Ms. Blythe sees recital work as not so different from opera. It is still an art that calls for creating drama through music, she said. It is still theatrical.

A native of Mongaup Valley, N.Y., a small town in the Catskills (near where her father once performed as a musician in the Borscht Belt), Ms. Blythe saw her first live opera at 16, when her high school music teacher took the class to the Met for a matinee of "La Bohème." Four years passed before she saw her second live opera.

But meanwhile she watched lots of opera videos, so the art form was fixed in her mind as up close and involving. "My first Tosca was Hildegard Behrens on video," she said. "It was breathtaking."

She studied voice at the Crane School of Music in Potsdam, N.Y. A winner in the Metropolitan Opera National Council Auditions, she was invited to join the Met's young artist development program. Coaches and music staffers there were impressed not just by her formidable voice but by her precocious dramatic assurance.

Ms. Blythe has a large-framed physique, something she refuses to discuss on principle. "My career is what it is because of how I sing and who I am on the stage, period," she said. "I don't want to open up that door. That's my business."

Peter Gelb, the general manager of the Met, has said that what he looks for in casting, beyond the given of vocal excellence, are acting ability, charisma and presence.

"I worship the ground Stephanie Blythe walks on," Mr. Gelb said during a wide-ranging interview last spring. Down the road, he added, when the Met brings back its Mark Morris production of Gluck's "Orfeo ed Euridice," he wants Ms. Blythe to sing Orfeo. At the premiere of the production in May, it was sung by the compelling countertenor David Daniels.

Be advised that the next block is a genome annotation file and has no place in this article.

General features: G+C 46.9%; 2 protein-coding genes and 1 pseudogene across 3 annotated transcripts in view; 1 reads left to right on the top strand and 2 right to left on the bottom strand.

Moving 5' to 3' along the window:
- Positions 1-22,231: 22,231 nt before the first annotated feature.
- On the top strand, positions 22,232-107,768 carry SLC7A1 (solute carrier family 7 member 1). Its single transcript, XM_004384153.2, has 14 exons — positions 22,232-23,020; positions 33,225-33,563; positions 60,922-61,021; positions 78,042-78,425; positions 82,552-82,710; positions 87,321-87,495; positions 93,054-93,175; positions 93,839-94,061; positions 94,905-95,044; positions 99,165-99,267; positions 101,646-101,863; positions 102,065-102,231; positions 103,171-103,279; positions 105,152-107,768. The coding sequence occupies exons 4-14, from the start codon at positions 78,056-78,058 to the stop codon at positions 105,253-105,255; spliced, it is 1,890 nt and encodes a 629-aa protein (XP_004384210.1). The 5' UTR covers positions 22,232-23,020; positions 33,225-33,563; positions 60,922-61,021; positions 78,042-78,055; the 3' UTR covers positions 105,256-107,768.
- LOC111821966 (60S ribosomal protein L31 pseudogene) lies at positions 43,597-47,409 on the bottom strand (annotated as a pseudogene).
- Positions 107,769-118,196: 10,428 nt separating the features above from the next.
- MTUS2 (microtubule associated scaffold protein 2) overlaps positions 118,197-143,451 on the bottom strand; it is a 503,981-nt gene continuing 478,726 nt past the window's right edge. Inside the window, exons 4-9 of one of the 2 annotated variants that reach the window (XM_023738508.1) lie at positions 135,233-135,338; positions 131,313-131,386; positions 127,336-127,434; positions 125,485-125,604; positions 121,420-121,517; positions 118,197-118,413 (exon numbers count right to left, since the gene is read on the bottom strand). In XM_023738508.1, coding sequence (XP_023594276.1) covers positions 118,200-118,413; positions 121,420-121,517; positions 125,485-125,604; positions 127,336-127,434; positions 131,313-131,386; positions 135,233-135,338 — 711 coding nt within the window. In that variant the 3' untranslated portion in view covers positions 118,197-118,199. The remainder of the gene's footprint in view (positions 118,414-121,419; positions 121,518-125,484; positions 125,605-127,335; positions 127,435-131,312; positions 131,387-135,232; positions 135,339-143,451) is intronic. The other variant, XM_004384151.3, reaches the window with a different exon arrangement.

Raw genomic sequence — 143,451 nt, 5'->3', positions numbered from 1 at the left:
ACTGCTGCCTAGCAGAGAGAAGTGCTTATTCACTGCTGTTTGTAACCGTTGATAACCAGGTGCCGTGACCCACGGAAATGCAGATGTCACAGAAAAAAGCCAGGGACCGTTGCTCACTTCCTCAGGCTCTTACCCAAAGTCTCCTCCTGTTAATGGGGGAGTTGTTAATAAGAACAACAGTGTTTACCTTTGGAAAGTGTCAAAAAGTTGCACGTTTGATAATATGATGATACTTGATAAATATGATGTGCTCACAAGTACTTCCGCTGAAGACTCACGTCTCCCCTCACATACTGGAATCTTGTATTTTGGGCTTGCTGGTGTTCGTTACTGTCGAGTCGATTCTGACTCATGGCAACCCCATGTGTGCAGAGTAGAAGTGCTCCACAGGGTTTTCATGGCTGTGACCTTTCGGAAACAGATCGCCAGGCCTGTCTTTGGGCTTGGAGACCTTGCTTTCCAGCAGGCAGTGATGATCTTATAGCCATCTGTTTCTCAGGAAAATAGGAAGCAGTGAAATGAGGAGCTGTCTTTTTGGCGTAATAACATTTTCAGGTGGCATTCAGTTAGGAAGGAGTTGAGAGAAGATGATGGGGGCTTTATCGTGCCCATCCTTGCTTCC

The intense way Ms. Blythe prepares portrayals became clearer when she discussed the Met's new production of Puccini's "Trittico" by Jack O'Brien, introduced in April. She played a small but crucial role in each of the work's three one-act operas, galvanizing the stage with three completely different characters. In "Il Tabarro" she played Frugola, who rummages through rags and always has a story to tell. In "Gianni Schicchi" she was hilarious as the scheming Zita.

But it was her stern, overbearing Princess in "Suor Angelica" that especially stood out. As children, we learn, Angelica and her sister were entrusted by their dying parents to their aunt, the Princess. But though the circumstances are never revealed, Angelica has given birth to a son and is forced into convent life. What came through in Ms. Blythe's nuanced portrayal was that the aunt believes herself to have utterly failed in her obligation to raise her sister's daughters properly.

Working closely with Mr. O'Brien, Ms. Blythe was determined not to make the Princess some reproachful monster, as she is often portrayed. There is a complex history to the opera's central relationship, Ms. Blythe explained: "It is about one woman, Angelica, giving up her life because of a mistake she made, and another woman, the Princess, giving up her life because of a mistake somebody else made."

During their scene together, when Ms. Blythe's Princess entered the convent courtyard, she looked pointedly at Angelica's garden, and a rueful expression came over her. Explaining that moment, Ms. Blythe said that the Princess thinks to herself: "Nice life, Angelica. You sit here tending your flowers while I have to spend my life cleaning up your mess and trying to get somebody to marry your sister." The Princess is a sympathetic character, Ms. Blythe asserted, who has devotedly raised Angelica's boy, only to watch him die young.

Ms. Blythe keeps her own garden in Greentown, Pa., where she lives with her husband, David Smith Larsen, a former professional wrestler who is now an actor. She enjoys New York but finds the pace too frenetic. "I'm a country girl at heart," she said. "When we need to be in New York, we rent a place for a while."

After her Fricka, Met fans will be clamoring for more Wagner from her. She has sung Fricka in "Das Rheingold" as well as in "Die Walküre" in the Seattle Opera's "Ring" and will reprise the roles there in 2009. She is considering Kundry in "Parsifal," a role sung by both sopranos and mezzo-sopranos.

She has rejected another touchstone Wagner role, Brangäne in "Tristan und Isolde." The role "sits in the uppermost break in my voice all the time," she said. For now, she added, it would be uncomfortable to sing. "But who knows?"